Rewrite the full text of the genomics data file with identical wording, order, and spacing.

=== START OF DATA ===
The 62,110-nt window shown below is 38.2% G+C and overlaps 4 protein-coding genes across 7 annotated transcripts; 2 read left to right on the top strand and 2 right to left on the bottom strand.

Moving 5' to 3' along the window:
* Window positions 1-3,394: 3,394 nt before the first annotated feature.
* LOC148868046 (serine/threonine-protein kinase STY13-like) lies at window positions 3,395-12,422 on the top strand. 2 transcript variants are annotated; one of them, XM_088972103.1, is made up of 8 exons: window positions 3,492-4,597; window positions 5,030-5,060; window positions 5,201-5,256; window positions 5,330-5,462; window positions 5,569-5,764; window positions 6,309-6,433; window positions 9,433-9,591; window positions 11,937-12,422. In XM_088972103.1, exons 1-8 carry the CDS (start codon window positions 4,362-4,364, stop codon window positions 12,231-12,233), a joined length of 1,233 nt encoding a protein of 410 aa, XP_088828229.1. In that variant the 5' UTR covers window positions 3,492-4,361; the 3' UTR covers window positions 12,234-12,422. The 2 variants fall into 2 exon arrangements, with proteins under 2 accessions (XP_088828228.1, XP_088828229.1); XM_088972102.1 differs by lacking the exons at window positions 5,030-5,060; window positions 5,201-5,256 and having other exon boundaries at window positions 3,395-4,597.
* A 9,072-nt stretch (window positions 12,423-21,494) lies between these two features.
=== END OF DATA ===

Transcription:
The 62,110-nt window shown below is 38.2% G+C and overlaps 4 protein-coding genes across 7 annotated transcripts; 2 read left to right on the top strand and 2 right to left on the bottom strand.

Moving 5' to 3' along the window:
* Window positions 1-3,394: 3,394 nt before the first annotated feature.
* LOC148868046 (serine/threonine-protein kinase STY13-like) lies at window positions 3,395-12,422 on the top strand. 2 transcript variants are annotated; one of them, XM_088972103.1, is made up of 8 exons: window positions 3,492-4,597; window positions 5,030-5,060; window positions 5,201-5,256; window positions 5,330-5,462; window positions 5,569-5,764; window positions 6,309-6,433; window positions 9,433-9,591; window positions 11,937-12,422. In XM_088972103.1, exons 1-8 carry the CDS (start codon window positions 4,362-4,364, stop codon window positions 12,231-12,233), a joined length of 1,233 nt encoding a protein of 410 aa, XP_088828229.1. In that variant the 5' UTR covers window positions 3,492-4,361; the 3' UTR covers window positions 12,234-12,422. The 2 variants fall into 2 exon arrangements, with proteins under 2 accessions (XP_088828228.1, XP_088828229.1); XM_088972102.1 differs by lacking the exons at window positions 5,030-5,060; window positions 5,201-5,256 and having other exon boundaries at window positions 3,395-4,597.
* A 9,072-nt stretch (window positions 12,423-21,494) lies between these two features.